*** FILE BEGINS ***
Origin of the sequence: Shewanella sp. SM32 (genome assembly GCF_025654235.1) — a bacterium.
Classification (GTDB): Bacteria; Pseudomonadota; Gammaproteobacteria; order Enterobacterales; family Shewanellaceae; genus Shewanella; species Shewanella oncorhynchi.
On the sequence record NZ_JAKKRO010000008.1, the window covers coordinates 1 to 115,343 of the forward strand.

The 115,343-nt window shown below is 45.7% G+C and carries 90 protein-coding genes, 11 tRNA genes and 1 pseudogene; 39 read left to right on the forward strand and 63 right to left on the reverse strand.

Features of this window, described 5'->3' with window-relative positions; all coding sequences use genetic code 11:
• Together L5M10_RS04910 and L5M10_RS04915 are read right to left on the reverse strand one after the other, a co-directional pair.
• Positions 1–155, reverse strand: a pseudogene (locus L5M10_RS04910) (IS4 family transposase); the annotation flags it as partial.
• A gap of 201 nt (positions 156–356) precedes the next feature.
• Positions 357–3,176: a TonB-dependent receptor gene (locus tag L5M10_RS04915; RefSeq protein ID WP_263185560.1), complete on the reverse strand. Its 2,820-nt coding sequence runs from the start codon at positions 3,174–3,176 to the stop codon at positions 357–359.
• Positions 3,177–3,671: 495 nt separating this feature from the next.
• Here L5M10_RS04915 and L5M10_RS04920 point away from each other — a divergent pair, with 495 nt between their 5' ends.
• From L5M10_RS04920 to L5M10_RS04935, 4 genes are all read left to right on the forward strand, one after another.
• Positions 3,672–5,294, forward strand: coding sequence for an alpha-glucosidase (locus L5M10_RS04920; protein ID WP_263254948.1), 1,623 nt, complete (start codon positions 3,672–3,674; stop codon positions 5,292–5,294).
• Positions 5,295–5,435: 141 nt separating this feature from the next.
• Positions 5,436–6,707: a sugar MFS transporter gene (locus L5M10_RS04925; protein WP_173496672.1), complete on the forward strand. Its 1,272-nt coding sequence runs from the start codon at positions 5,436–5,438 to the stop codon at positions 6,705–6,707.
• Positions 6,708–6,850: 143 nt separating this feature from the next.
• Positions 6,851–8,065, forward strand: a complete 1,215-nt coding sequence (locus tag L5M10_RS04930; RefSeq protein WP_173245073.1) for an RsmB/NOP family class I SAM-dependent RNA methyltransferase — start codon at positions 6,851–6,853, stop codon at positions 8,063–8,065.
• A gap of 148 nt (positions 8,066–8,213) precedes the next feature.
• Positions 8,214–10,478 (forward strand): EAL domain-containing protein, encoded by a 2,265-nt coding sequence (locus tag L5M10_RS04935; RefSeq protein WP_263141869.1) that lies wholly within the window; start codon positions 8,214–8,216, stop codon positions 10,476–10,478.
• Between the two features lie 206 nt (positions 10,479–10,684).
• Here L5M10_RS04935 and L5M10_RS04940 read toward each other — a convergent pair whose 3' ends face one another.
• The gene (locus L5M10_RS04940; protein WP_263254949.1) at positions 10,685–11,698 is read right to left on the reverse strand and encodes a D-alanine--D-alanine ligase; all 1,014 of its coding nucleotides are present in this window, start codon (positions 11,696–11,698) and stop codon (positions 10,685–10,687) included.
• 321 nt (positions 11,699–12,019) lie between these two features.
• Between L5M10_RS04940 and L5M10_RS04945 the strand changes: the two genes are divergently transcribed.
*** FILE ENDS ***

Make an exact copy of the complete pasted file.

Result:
Origin of the sequence: Shewanella sp. SM32 (genome assembly GCF_025654235.1) — a bacterium.
Classification (GTDB): Bacteria; Pseudomonadota; Gammaproteobacteria; order Enterobacterales; family Shewanellaceae; genus Shewanella; species Shewanella oncorhynchi.
On the sequence record NZ_JAKKRO010000008.1, the window covers coordinates 1 to 115,343 of the forward strand.

The 115,343-nt window shown below is 45.7% G+C and carries 90 protein-coding genes, 11 tRNA genes and 1 pseudogene; 39 read left to right on the forward strand and 63 right to left on the reverse strand.

Features of this window, described 5'->3' with window-relative positions; all coding sequences use genetic code 11:
• Together L5M10_RS04910 and L5M10_RS04915 are read right to left on the reverse strand one after the other, a co-directional pair.
• Positions 1–155, reverse strand: a pseudogene (locus L5M10_RS04910) (IS4 family transposase); the annotation flags it as partial.
• A gap of 201 nt (positions 156–356) precedes the next feature.
• Positions 357–3,176: a TonB-dependent receptor gene (locus tag L5M10_RS04915; RefSeq protein ID WP_263185560.1), complete on the reverse strand. Its 2,820-nt coding sequence runs from the start codon at positions 3,174–3,176 to the stop codon at positions 357–359.
• Positions 3,177–3,671: 495 nt separating this feature from the next.
• Here L5M10_RS04915 and L5M10_RS04920 point away from each other — a divergent pair, with 495 nt between their 5' ends.
• From L5M10_RS04920 to L5M10_RS04935, 4 genes are all read left to right on the forward strand, one after another.
• Positions 3,672–5,294, forward strand: coding sequence for an alpha-glucosidase (locus L5M10_RS04920; protein ID WP_263254948.1), 1,623 nt, complete (start codon positions 3,672–3,674; stop codon positions 5,292–5,294).
• Positions 5,295–5,435: 141 nt separating this feature from the next.
• Positions 5,436–6,707: a sugar MFS transporter gene (locus L5M10_RS04925; protein WP_173496672.1), complete on the forward strand. Its 1,272-nt coding sequence runs from the start codon at positions 5,436–5,438 to the stop codon at positions 6,705–6,707.
• Positions 6,708–6,850: 143 nt separating this feature from the next.
• Positions 6,851–8,065, forward strand: a complete 1,215-nt coding sequence (locus tag L5M10_RS04930; RefSeq protein WP_173245073.1) for an RsmB/NOP family class I SAM-dependent RNA methyltransferase — start codon at positions 6,851–6,853, stop codon at positions 8,063–8,065.
• A gap of 148 nt (positions 8,066–8,213) precedes the next feature.
• Positions 8,214–10,478 (forward strand): EAL domain-containing protein, encoded by a 2,265-nt coding sequence (locus tag L5M10_RS04935; RefSeq protein WP_263141869.1) that lies wholly within the window; start codon positions 8,214–8,216, stop codon positions 10,476–10,478.
• Between the two features lie 206 nt (positions 10,479–10,684).
• Here L5M10_RS04935 and L5M10_RS04940 read toward each other — a convergent pair whose 3' ends face one another.
• The gene (locus L5M10_RS04940; protein WP_263254949.1) at positions 10,685–11,698 is read right to left on the reverse strand and encodes a D-alanine--D-alanine ligase; all 1,014 of its coding nucleotides are present in this window, start codon (positions 11,696–11,698) and stop codon (positions 10,685–10,687) included.
• 321 nt (positions 11,699–12,019) lie between these two features.
• Between L5M10_RS04940 and L5M10_RS04945 the strand changes: the two genes are divergently transcribed.